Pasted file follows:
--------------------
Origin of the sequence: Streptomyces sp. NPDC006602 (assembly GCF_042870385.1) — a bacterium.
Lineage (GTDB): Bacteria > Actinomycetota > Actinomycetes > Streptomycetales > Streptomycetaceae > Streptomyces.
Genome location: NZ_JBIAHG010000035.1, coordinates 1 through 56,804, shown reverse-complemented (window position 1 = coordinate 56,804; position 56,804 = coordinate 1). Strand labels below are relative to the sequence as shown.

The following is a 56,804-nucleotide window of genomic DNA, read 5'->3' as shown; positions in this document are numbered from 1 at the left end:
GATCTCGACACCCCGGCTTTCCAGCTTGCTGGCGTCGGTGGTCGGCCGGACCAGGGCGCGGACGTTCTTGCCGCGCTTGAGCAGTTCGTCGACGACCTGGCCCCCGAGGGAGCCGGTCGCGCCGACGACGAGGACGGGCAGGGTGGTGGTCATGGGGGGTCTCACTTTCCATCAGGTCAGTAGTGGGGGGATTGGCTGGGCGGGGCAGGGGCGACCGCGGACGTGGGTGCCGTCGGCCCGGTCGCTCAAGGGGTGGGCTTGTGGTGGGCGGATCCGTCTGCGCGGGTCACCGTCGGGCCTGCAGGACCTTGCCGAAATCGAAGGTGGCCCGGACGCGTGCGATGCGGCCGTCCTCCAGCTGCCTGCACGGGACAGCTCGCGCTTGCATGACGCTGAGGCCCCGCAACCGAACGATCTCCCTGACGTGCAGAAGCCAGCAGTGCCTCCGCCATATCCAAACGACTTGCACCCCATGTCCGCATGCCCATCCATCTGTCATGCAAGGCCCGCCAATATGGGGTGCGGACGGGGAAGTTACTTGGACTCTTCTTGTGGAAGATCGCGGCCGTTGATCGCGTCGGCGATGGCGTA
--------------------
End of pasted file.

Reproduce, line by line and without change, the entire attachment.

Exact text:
Origin of the sequence: Streptomyces sp. NPDC006602 (assembly GCF_042870385.1) — a bacterium.
Lineage (GTDB): Bacteria > Actinomycetota > Actinomycetes > Streptomycetales > Streptomycetaceae > Streptomyces.
Genome location: NZ_JBIAHG010000035.1, coordinates 1 through 56,804, shown reverse-complemented (window position 1 = coordinate 56,804; position 56,804 = coordinate 1). Strand labels below are relative to the sequence as shown.

The following is a 56,804-nucleotide window of genomic DNA, read 5'->3' as shown; positions in this document are numbered from 1 at the left end:
GATCTCGACACCCCGGCTTTCCAGCTTGCTGGCGTCGGTGGTCGGCCGGACCAGGGCGCGGACGTTCTTGCCGCGCTTGAGCAGTTCGTCGACGACCTGGCCCCCGAGGGAGCCGGTCGCGCCGACGACGAGGACGGGCAGGGTGGTGGTCATGGGGGGTCTCACTTTCCATCAGGTCAGTAGTGGGGGGATTGGCTGGGCGGGGCAGGGGCGACCGCGGACGTGGGTGCCGTCGGCCCGGTCGCTCAAGGGGTGGGCTTGTGGTGGGCGGATCCGTCTGCGCGGGTCACCGTCGGGCCTGCAGGACCTTGCCGAAATCGAAGGTGGCCCGGACGCGTGCGATGCGGCCGTCCTCCAGCTGCCTGCACGGGACAGCTCGCGCTTGCATGACGCTGAGGCCCCGCAACCGAACGATCTCCCTGACGTGCAGAAGCCAGCAGTGCCTCCGCCATATCCAAACGACTTGCACCCCATGTCCGCATGCCCATCCATCTGTCATGCAAGGCCCGCCAATATGGGGTGCGGACGGGGAAGTTACTTGGACTCTTCTTGTGGAAGATCGCGGCCGTTGATCGCGTCGGCGATGGCGTA